Daniela S. Gerhard is a human genetics and molecular cancer biologist. She is a co-author of ~100 publications. She was on faculty of Washington University School of Medicine (Department of Genetics) and a postdoctoral fellow at the Massachusetts Institute of Technology. Since 2004 she is the Director of the Office of Cancer Genomics, CCG, OD, NCI. Her current research interests include the identification of cancer-relevant somatic mutations in pediatric cancers and other rare cancer types; the influence of germline risk factors on cancer initiation and progression; and translating the molecular results rapidly into improved patient outcomes. She is an enthusiastic proponent of data sharing and access with sensitivity to patients’ right to privacy and confidentiality.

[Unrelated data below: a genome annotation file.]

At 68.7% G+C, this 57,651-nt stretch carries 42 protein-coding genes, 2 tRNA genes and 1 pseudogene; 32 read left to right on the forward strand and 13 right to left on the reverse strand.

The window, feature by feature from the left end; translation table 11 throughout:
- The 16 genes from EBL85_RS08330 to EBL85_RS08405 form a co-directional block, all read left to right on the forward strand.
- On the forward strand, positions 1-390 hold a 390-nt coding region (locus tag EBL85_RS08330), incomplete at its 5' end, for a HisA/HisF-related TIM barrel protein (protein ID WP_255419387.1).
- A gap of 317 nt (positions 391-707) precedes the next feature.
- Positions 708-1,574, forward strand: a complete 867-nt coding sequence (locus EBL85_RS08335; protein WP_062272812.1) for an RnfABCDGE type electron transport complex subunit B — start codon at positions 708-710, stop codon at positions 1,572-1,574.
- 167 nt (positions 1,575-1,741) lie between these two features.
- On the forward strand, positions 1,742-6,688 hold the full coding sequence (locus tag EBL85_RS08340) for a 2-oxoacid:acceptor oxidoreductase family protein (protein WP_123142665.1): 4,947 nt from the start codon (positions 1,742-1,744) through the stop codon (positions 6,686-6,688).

Dr. Gerhard is the program co-leader of the Therapeutically Applicable Research to Generate Effective Treatment initiative whose goals are to obtain high-quality, detailed molecular characterization of the genomes, transcriptomes and epigenomes of large numbers of tumors from pediatric cases (target.cancer.gov). She is the program director of Cancer Genomic Characterization Initiation [LINK BROKEN], whose goals are to characterize tumors from Burkitt Lymphoma and HIV+ patients. TARGET and CGCI are just two examples of large scale characterization projects that generate “tsunami” of data that need to be effectively analyzed before their impact on patient outcome can be realized. Dr. Gerhard is the program director of the Cancer Target Discovery and Development (CTD2) Network [LINK BROKEN] whose goals are to accelerate the “translation” of the molecular genotype to the identification of therapeutic targets, perturbagens (small molecules, sh/siRNAs, CRISPRs) and markers (diagnostic, prognostic, stratifying, etc.). Finally, to improve the predictability of results of “high-content” in vitro screening such as carried out in CTD2, Dr. Gerhard is the program director of a pilot program to develop the next generation of cancer models that better represent the biology and heterogeneity of cancer subtypes